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Papers of the Week

Papers: 11 Mar 2023 - 17 Mar 2023

Basic Science

Human Studies, Molecular/Cellular, Neurobiology

Orofacial/Head Pain


Front Neurosci



Neurometabolite alterations in traumatic brain injury and associations with chronic pain.


Robayo LE, Govind V, Salan T, Cherup NP, Sheriff S, Maudsley AA, Widerström-Noga E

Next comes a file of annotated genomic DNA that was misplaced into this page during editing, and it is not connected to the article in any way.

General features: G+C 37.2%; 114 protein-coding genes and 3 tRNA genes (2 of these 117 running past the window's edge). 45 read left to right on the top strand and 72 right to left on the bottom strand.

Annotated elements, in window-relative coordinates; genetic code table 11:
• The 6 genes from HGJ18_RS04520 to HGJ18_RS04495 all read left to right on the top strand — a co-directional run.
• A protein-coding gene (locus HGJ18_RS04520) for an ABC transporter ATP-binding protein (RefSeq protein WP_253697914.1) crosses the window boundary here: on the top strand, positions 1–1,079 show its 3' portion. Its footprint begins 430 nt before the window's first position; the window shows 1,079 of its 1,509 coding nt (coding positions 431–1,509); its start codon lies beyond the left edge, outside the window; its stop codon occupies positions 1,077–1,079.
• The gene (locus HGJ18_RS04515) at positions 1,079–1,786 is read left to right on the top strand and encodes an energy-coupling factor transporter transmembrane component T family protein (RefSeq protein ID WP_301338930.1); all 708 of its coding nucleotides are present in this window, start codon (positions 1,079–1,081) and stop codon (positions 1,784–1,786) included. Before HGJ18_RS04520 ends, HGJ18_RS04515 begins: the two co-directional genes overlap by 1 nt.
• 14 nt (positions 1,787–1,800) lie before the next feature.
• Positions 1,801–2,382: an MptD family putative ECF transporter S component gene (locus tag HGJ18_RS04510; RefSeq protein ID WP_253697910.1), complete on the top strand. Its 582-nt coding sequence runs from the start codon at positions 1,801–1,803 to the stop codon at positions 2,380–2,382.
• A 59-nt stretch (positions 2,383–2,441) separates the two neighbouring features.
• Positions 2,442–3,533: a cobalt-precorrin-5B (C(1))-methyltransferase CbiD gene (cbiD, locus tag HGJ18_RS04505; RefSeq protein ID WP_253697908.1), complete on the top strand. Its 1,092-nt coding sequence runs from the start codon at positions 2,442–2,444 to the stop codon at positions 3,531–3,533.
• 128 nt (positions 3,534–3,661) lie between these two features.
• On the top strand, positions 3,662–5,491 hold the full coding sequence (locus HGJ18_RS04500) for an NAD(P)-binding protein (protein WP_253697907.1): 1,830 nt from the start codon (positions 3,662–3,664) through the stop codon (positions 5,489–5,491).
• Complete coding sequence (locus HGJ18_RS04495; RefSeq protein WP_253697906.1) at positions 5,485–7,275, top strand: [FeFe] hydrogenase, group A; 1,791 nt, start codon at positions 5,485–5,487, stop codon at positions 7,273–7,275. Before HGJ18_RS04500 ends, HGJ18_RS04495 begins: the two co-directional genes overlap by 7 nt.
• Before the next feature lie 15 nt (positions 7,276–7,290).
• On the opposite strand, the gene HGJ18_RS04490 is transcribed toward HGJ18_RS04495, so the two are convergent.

Traumatic brain injury (TBI) can lead to a variety of comorbidities, including chronic pain. Although brain tissue metabolite alterations have been extensively examined in several chronic pain populations, it has received less attention in people with TBI. Thus, the primary aim of this study was to compare brain tissue metabolite levels in people with TBI and chronic pain ( = 16), TBI without chronic pain ( = 17), and pain-free healthy controls ( = 31). The metabolite data were obtained from participants using whole-brain proton magnetic resonance spectroscopic imaging (H-MRSI) at 3 Tesla. The metabolite data included -acetylaspartate, -inositol, total choline, glutamate plus glutamine, and total creatine. Associations between -acetylaspartate levels and pain severity, neuropathic pain symptom severity, and psychological variables, including anxiety, depression, post-traumatic stress disorder (PTSD), and post-concussive symptoms, were also explored. Our results demonstrate -acetylaspartate, -inositol, total choline, and total creatine alterations in pain-related brain regions such as the frontal region, cingulum, postcentral gyrus, and thalamus in individuals with TBI with and without chronic pain. Additionally, NAA levels in the left and right frontal lobe regions were positively correlated with post-concussive symptoms; and NAA levels within the left frontal region were also positively correlated with neuropathic pain symptom severity, depression, and PTSD symptoms in the TBI with chronic pain group. These results suggest that neuronal integrity or density in the prefrontal cortex, a critical region for nociception and pain modulation, is associated with the severity of neuropathic pain symptoms and psychological comorbidities following TBI. Our data suggest that a combination of neuronal loss or dysfunction and maladaptive neuroplasticity may contribute to the development of persistent pain following TBI, although no causal relationship can be determined based on these data.